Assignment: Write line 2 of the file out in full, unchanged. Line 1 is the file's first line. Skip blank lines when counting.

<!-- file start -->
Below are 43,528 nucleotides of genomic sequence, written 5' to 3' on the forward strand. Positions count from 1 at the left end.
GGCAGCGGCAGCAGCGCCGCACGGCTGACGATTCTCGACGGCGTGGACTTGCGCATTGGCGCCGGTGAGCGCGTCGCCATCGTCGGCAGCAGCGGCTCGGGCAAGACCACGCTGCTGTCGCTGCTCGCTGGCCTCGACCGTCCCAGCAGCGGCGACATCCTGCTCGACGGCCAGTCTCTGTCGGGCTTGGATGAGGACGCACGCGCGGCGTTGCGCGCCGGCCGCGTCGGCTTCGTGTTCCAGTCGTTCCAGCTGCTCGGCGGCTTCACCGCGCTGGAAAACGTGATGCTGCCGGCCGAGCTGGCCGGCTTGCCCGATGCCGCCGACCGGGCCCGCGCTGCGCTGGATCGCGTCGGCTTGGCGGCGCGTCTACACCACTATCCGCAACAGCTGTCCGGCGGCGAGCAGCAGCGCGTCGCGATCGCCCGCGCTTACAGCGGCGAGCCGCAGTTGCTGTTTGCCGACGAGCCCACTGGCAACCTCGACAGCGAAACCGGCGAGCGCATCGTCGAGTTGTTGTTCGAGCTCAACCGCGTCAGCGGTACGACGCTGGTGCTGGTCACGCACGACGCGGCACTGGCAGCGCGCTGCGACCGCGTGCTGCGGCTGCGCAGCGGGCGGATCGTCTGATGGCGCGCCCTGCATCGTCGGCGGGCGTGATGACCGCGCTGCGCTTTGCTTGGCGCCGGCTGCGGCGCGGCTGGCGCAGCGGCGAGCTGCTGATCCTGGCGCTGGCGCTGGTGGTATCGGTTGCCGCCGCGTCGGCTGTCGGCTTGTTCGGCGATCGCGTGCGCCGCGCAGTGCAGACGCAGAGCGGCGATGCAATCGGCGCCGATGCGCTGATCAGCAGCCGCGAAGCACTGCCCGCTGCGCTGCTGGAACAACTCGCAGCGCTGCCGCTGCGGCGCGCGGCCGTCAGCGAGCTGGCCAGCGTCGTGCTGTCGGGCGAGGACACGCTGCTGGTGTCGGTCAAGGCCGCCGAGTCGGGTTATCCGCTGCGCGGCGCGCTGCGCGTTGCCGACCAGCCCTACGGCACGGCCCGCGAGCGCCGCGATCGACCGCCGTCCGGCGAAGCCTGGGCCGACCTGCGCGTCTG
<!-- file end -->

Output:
GGCAGCGGCAGCAGCGCCGCACGGCTGACGATTCTCGACGGCGTGGACTTGCGCATTGGCGCCGGTGAGCGCGTCGCCATCGTCGGCAGCAGCGGCTCGGGCAAGACCACGCTGCTGTCGCTGCTCGCTGGCCTCGACCGTCCCAGCAGCGGCGACATCCTGCTCGACGGCCAGTCTCTGTCGGGCTTGGATGAGGACGCACGCGCGGCGTTGCGCGCCGGCCGCGTCGGCTTCGTGTTCCAGTCGTTCCAGCTGCTCGGCGGCTTCACCGCGCTGGAAAACGTGATGCTGCCGGCCGAGCTGGCCGGCTTGCCCGATGCCGCCGACCGGGCCCGCGCTGCGCTGGATCGCGTCGGCTTGGCGGCGCGTCTACACCACTATCCGCAACAGCTGTCCGGCGGCGAGCAGCAGCGCGTCGCGATCGCCCGCGCTTACAGCGGCGAGCCGCAGTTGCTGTTTGCCGACGAGCCCACTGGCAACCTCGACAGCGAAACCGGCGAGCGCATCGTCGAGTTGTTGTTCGAGCTCAACCGCGTCAGCGGTACGACGCTGGTGCTGGTCACGCACGACGCGGCACTGGCAGCGCGCTGCGACCGCGTGCTGCGGCTGCGCAGCGGGCGGATCGTCTGATGGCGCGCCCTGCATCGTCGGCGGGCGTGATGACCGCGCTGCGCTTTGCTTGGCGCCGGCTGCGGCGCGGCTGGCGCAGCGGCGAGCTGCTGATCCTGGCGCTGGCGCTGGTGGTATCGGTTGCCGCCGCGTCGGCTGTCGGCTTGTTCGGCGATCGCGTGCGCCGCGCAGTGCAGACGCAGAGCGGCGATGCAATCGGCGCCGATGCGCTGATCAGCAGCCGCGAAGCACTGCCCGCTGCGCTGCTGGAACAACTCGCAGCGCTGCCGCTGCGGCGCGCGGCCGTCAGCGAGCTGGCCAGCGTCGTGCTGTCGGGCGAGGACACGCTGCTGGTGTCGGTCAAGGCCGCCGAGTCGGGTTATCCGCTGCGCGGCGCGCTGCGCGTTGCCGACCAGCCCTACGGCACGGCCCGCGAGCGCCGCGATCGACCGCCGTCCGGCGAAGCCTGGGCCGACCTGCGCGTCTG